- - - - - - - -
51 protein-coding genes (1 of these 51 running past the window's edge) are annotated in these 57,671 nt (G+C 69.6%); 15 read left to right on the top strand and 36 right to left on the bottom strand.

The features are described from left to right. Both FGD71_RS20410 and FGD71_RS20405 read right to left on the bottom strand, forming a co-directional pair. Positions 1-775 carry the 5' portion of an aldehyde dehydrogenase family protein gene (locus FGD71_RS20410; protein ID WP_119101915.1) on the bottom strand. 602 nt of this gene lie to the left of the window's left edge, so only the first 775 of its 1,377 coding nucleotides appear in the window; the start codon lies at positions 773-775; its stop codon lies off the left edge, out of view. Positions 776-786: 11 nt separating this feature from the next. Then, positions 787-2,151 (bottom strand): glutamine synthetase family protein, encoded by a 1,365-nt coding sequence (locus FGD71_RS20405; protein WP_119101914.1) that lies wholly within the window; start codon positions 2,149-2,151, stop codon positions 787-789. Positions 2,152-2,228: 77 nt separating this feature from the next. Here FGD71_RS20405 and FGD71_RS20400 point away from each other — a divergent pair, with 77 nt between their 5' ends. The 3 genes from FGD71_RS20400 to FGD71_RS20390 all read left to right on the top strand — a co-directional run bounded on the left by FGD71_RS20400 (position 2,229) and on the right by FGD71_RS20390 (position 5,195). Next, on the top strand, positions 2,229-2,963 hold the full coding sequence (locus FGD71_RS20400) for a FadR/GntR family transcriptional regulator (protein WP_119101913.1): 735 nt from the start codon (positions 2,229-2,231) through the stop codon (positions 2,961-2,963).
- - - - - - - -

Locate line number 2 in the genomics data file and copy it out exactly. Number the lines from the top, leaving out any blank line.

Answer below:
The features are described from left to right. Both FGD71_RS20410 and FGD71_RS20405 read right to left on the bottom strand, forming a co-directional pair. Positions 1-775 carry the 5' portion of an aldehyde dehydrogenase family protein gene (locus FGD71_RS20410; protein ID WP_119101915.1) on the bottom strand. 602 nt of this gene lie to the left of the window's left edge, so only the first 775 of its 1,377 coding nucleotides appear in the window; the start codon lies at positions 773-775; its stop codon lies off the left edge, out of view. Positions 776-786: 11 nt separating this feature from the next. Then, positions 787-2,151 (bottom strand): glutamine synthetase family protein, encoded by a 1,365-nt coding sequence (locus FGD71_RS20405; protein WP_119101914.1) that lies wholly within the window; start codon positions 2,149-2,151, stop codon positions 787-789. Positions 2,152-2,228: 77 nt separating this feature from the next. Here FGD71_RS20405 and FGD71_RS20400 point away from each other — a divergent pair, with 77 nt between their 5' ends. The 3 genes from FGD71_RS20400 to FGD71_RS20390 all read left to right on the top strand — a co-directional run bounded on the left by FGD71_RS20400 (position 2,229) and on the right by FGD71_RS20390 (position 5,195). Next, on the top strand, positions 2,229-2,963 hold the full coding sequence (locus FGD71_RS20400) for a FadR/GntR family transcriptional regulator (protein WP_119101913.1): 735 nt from the start codon (positions 2,229-2,231) through the stop codon (positions 2,961-2,963).